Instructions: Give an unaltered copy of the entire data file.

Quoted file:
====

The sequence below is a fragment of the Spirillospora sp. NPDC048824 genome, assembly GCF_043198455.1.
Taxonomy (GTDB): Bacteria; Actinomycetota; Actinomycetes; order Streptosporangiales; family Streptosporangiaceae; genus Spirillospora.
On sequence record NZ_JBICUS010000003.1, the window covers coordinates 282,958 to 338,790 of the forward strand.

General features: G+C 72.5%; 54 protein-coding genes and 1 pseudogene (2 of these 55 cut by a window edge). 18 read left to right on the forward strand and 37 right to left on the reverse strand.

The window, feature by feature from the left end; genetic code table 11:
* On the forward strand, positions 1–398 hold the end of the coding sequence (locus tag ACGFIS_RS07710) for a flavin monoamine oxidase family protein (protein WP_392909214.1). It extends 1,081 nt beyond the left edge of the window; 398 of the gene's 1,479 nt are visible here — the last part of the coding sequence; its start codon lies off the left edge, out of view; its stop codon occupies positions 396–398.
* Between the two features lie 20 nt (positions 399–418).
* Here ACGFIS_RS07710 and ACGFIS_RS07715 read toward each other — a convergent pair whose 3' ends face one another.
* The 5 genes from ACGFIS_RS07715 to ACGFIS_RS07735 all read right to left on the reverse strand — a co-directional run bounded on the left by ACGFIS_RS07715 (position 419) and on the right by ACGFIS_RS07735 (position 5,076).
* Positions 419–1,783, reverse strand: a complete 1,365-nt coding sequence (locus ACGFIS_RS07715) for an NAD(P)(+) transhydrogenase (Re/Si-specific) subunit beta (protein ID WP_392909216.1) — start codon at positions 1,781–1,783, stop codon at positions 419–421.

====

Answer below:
The sequence below is a fragment of the Spirillospora sp. NPDC048824 genome, assembly GCF_043198455.1.
Taxonomy (GTDB): Bacteria; Actinomycetota; Actinomycetes; order Streptosporangiales; family Streptosporangiaceae; genus Spirillospora.
On sequence record NZ_JBICUS010000003.1, the window covers coordinates 282,958 to 338,790 of the forward strand.

General features: G+C 72.5%; 54 protein-coding genes and 1 pseudogene (2 of these 55 cut by a window edge). 18 read left to right on the forward strand and 37 right to left on the reverse strand.

The window, feature by feature from the left end; genetic code table 11:
* On the forward strand, positions 1–398 hold the end of the coding sequence (locus tag ACGFIS_RS07710) for a flavin monoamine oxidase family protein (protein WP_392909214.1). It extends 1,081 nt beyond the left edge of the window; 398 of the gene's 1,479 nt are visible here — the last part of the coding sequence; its start codon lies off the left edge, out of view; its stop codon occupies positions 396–398.
* Between the two features lie 20 nt (positions 399–418).
* Here ACGFIS_RS07710 and ACGFIS_RS07715 read toward each other — a convergent pair whose 3' ends face one another.
* The 5 genes from ACGFIS_RS07715 to ACGFIS_RS07735 all read right to left on the reverse strand — a co-directional run bounded on the left by ACGFIS_RS07715 (position 419) and on the right by ACGFIS_RS07735 (position 5,076).
* Positions 419–1,783, reverse strand: a complete 1,365-nt coding sequence (locus ACGFIS_RS07715) for an NAD(P)(+) transhydrogenase (Re/Si-specific) subunit beta (protein ID WP_392909216.1) — start codon at positions 1,781–1,783, stop codon at positions 419–421.